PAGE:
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Modern glass carafe of olive oil.

Italy's Oldest Olive Oil Discovered in Peculiar Pot

Olive oil is a staple of Italian cuisine. It's been that way for thousands of years. And new chemical analysis conducted on ancient pottery proves the liquid gold has existed in Italy hundreds of years longer than what anthropologists have previously recorded.

A team of researchers lead by Davide Tanasi, PhD, assistant professor of history at the University of South Florida, carried out chemical analyses to identify the content of a large jar, found in the 90s by Giuseppe Voza during the excavations at the site of Castelluccio.

Conservators at the Archaeological Museum of Siracusa restored and reassembled 400 ceramic fragments, resulting in an egg-shaped 3 ½ foot (1 meter) storage container adorned with rope bands and three vertical handles on each side. At the same architectural site in Castelluccio in Sicily, researchers found two fragmented basins with an internal septum, indicating it was used to keep multiple substances together, but separate, along with a large terracotta cooking plate.

Jar containing olive oil residue from Castelluccio, Sicily. Credit: Polo Regionale di Siracusa per i siti e musei archeologici Museo Paolo Orsi

Jar containing olive oil residue from Castelluccio, Sicily. Credit: Polo Regionale di Siracusa per i siti e musei archeologici Museo Paolo Orsi

"The shape of this storage container and the nearby septum was like nothing else Voza found at the site in Castelluccio," said Dr. Tanasi. "It had the signature of Sicilian tableware dated to the end of the 3rd and beginning of the 2nd millennium BC (Early Bronze Age). We wanted to learn how it was used, so we conducted chemical analysis on organic residues found inside."

In the study published in Analytical Methods , Dr. Tanasi tested the three artifacts using techniques traditionally and successfully used on archaeological pottery: Gas Chromatography, Mass Spectrometry and Nuclear Magnetic Resonance. His team found organic residue from all three samples contained oleic and linoleic acids, signatures of olive oil. They conclude the artifacts are from the Sicilian Early Bronze Age due to their location and peculiar shapes.

"The results obtained with the three samples from Castelluccio become the first chemical evidence of the oldest olive oil in Italian prehistory, pushing back the hands of the clock for the systematic olive oil production by at least 700 years," said Tanasi.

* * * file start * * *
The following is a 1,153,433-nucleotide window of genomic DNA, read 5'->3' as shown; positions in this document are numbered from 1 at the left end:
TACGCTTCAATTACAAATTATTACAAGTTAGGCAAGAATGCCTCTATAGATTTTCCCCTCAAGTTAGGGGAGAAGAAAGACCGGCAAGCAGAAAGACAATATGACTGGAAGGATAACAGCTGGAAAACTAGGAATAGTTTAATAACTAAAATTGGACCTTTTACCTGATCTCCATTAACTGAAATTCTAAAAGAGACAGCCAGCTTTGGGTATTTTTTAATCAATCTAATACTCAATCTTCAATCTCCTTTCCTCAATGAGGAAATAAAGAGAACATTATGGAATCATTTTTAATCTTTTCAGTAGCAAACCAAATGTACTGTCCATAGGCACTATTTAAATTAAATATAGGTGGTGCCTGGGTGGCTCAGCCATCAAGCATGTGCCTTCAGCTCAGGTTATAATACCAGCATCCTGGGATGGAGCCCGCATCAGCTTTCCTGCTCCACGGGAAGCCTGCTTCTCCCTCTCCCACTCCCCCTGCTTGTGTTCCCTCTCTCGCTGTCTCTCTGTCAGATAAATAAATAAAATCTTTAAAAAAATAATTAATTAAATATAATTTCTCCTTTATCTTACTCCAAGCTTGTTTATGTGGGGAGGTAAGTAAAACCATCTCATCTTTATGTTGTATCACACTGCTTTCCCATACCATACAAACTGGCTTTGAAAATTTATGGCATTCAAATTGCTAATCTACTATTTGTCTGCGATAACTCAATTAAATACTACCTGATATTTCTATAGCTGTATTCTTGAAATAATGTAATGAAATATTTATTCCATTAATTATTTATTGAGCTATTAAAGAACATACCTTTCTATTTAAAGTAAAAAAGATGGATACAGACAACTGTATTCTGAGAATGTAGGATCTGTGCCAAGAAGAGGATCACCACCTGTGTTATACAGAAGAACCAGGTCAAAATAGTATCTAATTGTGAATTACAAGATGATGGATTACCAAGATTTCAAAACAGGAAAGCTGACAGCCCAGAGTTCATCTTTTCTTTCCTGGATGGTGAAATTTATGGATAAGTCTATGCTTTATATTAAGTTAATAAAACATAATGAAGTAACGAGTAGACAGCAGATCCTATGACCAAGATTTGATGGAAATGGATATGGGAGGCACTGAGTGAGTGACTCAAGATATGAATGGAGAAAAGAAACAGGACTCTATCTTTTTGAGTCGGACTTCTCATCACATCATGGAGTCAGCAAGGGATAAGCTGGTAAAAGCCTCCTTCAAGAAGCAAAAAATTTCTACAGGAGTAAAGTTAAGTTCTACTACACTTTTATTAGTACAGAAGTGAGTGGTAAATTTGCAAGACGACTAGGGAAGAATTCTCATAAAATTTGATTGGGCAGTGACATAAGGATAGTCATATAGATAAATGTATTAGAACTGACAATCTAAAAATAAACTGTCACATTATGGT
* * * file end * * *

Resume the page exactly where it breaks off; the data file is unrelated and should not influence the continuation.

Olive oil is a staple foodstuff of the Mediterranean. (Public Domain)

Olive oil is a staple foodstuff of the Mediterranean. ( Public Domain )

This means olive oil has been a commodity in Italy for 4,000 years and it is as popular as ever. The only known identification of chemical signatures of olive oil are from storage jars discovered in southern Italy in Cosenza and Lecce believed to be from the 12th and 11th century BC (Copper Age).

The oldest remnants of olive oil to be traced in the world come from a clay vessel found in Israel. They are 8000 years old, indicating olive oil production was happening way back then.

Top image: Modern glass carafe of olive oil. ( Public Domain )

The article, " Italy's oldest olive oil discovered in peculiar pot " Was originally published on Science Daily.

Source: University of South Florida (USF Health). "Italy's oldest olive oil discovered in peculiar pot." ScienceDaily. ScienceDaily, 30 May 2018. www.sciencedaily.com/releases/2018/05/180530113241.htm

References

Davide Tanasi, Enrico Greco, Radwan Ebna Noor, Stephanie Feola, Vasantha Kumar, Anita Crispino, Ioannis Gelis. 1H NMR, 1H-1H 2D TOCSY and GC-MS analyses for the identification of olive oil on Early Bronze Age pottery from Castelluccio (Noto, Italy) . Analytical Methods , 2018; DOI: 10.1039/C8AY00420J

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